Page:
Union Home Minister P. Chidambaram on Friday appealed to the CPI (Maoist) to halt the violence so that the Centre could facilitate talks between the Maoists and the State governments on issues relating to land and forests and employment.
The Home Minister sought to make a distinction between halting the violence and laying down of arms by the Maoists which could happen in future.
While referring to the belief of the CPI (Maoist) in armed liberation struggle, he stressed that the offer was simple: halt the violence and come for talks.
“The violence must end. The Central and the State governments have a duty to end the violence. It is with that objective that we have made a simple and straight forward appeal to the CPI (Maoist): “Halt the violence.”
These are three simple words, and I do not see why they should be subjected to tortuous interpretation and analysis,” he told journalists.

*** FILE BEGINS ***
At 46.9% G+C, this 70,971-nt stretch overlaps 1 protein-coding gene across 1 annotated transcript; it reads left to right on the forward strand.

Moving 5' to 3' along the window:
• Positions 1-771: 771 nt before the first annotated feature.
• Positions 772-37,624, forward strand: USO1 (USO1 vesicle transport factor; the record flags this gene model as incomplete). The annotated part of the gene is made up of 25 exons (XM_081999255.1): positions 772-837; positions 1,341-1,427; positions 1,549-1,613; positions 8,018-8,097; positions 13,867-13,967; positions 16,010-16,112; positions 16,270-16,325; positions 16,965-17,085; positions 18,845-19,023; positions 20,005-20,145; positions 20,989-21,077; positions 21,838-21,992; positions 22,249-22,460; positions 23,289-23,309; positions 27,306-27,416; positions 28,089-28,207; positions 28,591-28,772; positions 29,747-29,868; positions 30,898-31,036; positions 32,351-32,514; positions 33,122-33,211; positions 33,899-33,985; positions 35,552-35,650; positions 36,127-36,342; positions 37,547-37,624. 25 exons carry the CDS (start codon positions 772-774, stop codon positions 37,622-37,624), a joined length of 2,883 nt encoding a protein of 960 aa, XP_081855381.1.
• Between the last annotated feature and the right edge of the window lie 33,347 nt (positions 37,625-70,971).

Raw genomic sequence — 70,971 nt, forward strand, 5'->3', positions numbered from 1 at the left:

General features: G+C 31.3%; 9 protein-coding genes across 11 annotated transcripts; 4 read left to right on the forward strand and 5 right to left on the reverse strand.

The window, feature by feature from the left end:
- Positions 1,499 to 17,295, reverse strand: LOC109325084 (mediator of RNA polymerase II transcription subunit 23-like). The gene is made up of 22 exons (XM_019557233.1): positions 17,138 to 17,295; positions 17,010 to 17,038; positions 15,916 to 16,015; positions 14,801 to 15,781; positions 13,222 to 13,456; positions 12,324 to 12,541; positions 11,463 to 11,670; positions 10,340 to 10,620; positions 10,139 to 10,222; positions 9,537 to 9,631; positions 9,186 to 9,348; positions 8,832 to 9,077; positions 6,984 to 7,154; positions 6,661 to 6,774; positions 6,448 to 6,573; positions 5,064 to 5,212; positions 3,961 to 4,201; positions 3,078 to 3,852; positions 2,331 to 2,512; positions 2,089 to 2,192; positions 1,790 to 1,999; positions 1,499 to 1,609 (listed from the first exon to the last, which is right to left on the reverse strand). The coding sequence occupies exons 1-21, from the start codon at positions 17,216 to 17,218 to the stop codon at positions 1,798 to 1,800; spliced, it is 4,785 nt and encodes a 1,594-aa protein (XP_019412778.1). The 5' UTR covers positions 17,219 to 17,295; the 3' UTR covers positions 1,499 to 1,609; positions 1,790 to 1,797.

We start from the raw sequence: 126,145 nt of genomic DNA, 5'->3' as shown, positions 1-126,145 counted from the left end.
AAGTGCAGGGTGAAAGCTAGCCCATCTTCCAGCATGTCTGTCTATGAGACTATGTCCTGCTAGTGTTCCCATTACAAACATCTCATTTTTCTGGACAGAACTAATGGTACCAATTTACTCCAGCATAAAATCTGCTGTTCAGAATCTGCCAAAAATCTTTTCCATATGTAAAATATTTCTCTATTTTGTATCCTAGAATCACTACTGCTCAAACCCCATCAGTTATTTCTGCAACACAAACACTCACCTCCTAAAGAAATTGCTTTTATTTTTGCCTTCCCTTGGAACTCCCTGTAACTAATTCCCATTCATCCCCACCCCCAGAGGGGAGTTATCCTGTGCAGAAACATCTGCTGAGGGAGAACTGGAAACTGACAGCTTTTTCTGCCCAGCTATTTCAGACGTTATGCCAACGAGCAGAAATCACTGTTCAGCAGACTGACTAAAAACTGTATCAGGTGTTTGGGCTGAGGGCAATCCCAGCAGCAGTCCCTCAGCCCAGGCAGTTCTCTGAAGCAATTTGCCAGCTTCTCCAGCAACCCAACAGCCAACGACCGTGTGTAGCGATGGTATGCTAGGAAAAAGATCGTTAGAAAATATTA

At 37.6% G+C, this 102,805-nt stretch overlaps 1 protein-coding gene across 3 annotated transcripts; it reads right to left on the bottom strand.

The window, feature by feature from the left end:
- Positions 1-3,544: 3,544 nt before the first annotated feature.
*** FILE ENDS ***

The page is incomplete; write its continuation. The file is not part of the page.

Mr. Chidambaram said once the Maoists ended the violence, the Centre would persuade the State governments to talk to them on all matters, including their concerns on land acquisition, forest rights, industrialisation and development.
“I regret to say that the response so far has been disappointing,” he said, adding that talks could not be held in an atmosphere of rampant violence.
He said if the Maoists were “serious champions of the poor,” they should come forward for talks.
He said that Orissa, Chhattisgarh and Andhra Pradesh had attempted to hold talks with the Maoists but the moves were “futile.”
Asked when the Centre would launch anti-naxalite operations, he said the Cabinet Committee on Security had decided to provide all help and assistance to the States affected by the naxalite violence.
On Jammu and Kashmir, Mr. Chidambaram said the government intended to follow up on the promise of “quiet talks, quiet diplomacy” with all shades of political opinion.
He said the talks would be “quiet as opposed to a photo opportunity.”
As the move was in the early stages, the contours would be slowly discovered, common features would be worked out and then put down on paper. “All this will happen behind the scenes,” he added.